And [personal profile] echan's "Tribute", which, holy hell, the batshit is strong. I only know Eurovision from osmosis and seeing gifs, but this vid committed to just how outrageously image dependent Eurovision is. And how music might sometimes take second fiddle to image- this is not the greatest song in the world, this is just a tribute. But the aesthetic power of Eurovision is there anyway.

After premieres I went to sleep. Haha, no, just kidding. Intelligent Ferret would have gone to sleep, but I am not Intelligent Ferret. There was trivia. Trivia, I say! How can I be expected to resist trivia? I am mere flesh, after all. I teamed with [personal profile] jarrow, [personal profile] isweedan, [personal profile] kiki_miserychic, and someone else... [personal profile] ohvienna, maybe? Too much of trivia was vidding and Vividcon-specific knowledge I did not have, but I contributed a little and we had great fun coming up with new ways to fold our answer slips before submitting them.

And then I went to sleep. For real this time. I'd had quite a day, after all. I deserved some sleep. And after all that had happened, it had turned out to be a pretty good day, but it was not the day I'd hoped it would be. I wanted to get in Thursday night so I could ease my way into the Vividcon experience, but instead I came in running and didn't stop running and a part of me never really felt settled in. I really hope next year, (if I go next year, which I probably will) I can get the full weekend experience. Unlike the weekend regional cons I'm more familiar with, Vividcon uses the full Friday for programming, which it needs to do since more of its programming comes in two hour blocks that just eat up the schedule quickly- and has to be that way, if they're going to have time to show vids and do discussion.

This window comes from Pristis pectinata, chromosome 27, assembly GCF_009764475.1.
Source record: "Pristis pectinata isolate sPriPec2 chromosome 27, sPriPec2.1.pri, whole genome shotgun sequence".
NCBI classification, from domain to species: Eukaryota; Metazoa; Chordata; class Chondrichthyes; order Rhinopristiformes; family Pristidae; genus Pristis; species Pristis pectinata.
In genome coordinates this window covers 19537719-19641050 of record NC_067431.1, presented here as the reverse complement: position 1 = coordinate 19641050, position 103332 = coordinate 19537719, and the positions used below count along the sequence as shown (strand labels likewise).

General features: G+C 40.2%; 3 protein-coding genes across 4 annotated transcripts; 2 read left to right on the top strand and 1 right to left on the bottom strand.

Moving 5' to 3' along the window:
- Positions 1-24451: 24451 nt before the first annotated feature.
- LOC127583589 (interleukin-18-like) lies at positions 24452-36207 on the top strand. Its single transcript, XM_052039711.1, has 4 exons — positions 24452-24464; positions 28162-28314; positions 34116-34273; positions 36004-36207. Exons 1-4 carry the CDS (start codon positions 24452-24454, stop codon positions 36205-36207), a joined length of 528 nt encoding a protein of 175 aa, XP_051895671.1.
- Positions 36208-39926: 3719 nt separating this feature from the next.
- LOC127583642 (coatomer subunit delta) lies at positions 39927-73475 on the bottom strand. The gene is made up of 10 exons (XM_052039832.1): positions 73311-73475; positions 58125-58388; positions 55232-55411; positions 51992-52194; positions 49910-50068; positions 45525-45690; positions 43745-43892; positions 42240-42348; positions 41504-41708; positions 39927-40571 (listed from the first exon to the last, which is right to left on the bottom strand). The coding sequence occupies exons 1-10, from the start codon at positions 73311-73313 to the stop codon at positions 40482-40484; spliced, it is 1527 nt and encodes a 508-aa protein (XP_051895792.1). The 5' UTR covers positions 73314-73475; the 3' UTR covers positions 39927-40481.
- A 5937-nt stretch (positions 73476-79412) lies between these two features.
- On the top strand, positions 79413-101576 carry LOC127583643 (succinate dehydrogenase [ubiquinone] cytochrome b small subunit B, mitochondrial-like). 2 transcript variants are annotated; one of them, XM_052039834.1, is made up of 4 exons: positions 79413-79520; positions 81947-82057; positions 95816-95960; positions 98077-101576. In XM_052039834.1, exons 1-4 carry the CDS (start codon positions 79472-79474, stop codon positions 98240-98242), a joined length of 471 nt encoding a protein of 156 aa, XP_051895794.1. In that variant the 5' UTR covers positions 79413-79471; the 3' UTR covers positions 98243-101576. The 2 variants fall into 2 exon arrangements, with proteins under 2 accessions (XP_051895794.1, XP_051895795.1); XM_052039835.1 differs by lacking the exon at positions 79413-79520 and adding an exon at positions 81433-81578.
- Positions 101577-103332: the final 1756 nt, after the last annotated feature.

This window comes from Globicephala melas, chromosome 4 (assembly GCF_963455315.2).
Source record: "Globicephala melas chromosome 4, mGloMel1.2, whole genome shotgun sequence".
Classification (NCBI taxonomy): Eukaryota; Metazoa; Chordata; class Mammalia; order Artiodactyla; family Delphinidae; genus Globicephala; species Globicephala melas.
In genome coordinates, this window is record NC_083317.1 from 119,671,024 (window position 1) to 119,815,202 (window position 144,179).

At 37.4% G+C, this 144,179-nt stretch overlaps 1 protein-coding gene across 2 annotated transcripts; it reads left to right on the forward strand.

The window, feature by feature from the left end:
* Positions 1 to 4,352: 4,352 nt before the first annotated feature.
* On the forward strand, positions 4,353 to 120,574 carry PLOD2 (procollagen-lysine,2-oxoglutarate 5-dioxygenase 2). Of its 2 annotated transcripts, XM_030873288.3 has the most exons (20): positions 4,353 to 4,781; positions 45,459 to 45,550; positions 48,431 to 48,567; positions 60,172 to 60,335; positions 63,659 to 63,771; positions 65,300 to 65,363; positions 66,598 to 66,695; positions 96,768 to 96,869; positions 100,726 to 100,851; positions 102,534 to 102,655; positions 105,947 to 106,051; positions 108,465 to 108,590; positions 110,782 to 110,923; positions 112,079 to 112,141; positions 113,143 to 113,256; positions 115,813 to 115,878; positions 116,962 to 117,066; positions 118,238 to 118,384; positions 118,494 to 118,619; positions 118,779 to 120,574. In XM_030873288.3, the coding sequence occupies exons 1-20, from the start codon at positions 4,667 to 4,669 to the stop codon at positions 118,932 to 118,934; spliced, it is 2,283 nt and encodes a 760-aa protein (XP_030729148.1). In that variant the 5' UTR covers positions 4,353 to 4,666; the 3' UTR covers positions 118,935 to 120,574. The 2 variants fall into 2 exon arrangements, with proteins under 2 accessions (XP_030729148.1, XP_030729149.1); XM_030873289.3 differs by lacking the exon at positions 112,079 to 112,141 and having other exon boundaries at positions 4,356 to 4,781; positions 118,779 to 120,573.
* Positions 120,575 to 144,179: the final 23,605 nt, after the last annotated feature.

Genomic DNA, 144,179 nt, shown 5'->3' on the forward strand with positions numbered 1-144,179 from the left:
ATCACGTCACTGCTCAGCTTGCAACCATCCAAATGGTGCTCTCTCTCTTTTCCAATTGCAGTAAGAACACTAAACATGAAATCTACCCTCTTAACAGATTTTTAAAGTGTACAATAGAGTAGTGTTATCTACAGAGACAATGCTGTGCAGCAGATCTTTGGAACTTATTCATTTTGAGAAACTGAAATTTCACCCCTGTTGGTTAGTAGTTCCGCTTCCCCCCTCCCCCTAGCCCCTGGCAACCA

Also in the very brief time at the con I had on Friday, I got to see just how amazingly friendly everyone was. I hadn't really worried that much since I knew a bunch of #vidding people who were at the con, so I figured there I had a built in group of people to hang out with, but a part of me did worry about all these new people. And it was great to actually meet [personal profile] elipie and [personal profile] jetpack_monkey and [personal profile] shati and [personal profile] bradcpu and [personal profile] milly and [personal profile] anoel after years of talking to them in irc, but lots of other people just walked up to me and introduced themselves and started talking about vids, and it was so great meeting all these wonderful people. I am not good at meeting new people, not good at introducing myself, but it felt like a thing I could safely do at the con and I did it a bunch and people were okay with it. It was weird because on the other hand, I can see why people might find the con isolating, because despite the great amount of friendliness extended to me as a newbie who barely knew anyone, this was also a convention full of people who have been going to Vividcon together for a decade or more, and the depth of the relationships was intimidating. I definitely felt that, too, that sense of not wanting to jump in when people who'd known each forever and only got to see each other once a year were talking, but... I dunno, it was weird, but mostly it was great.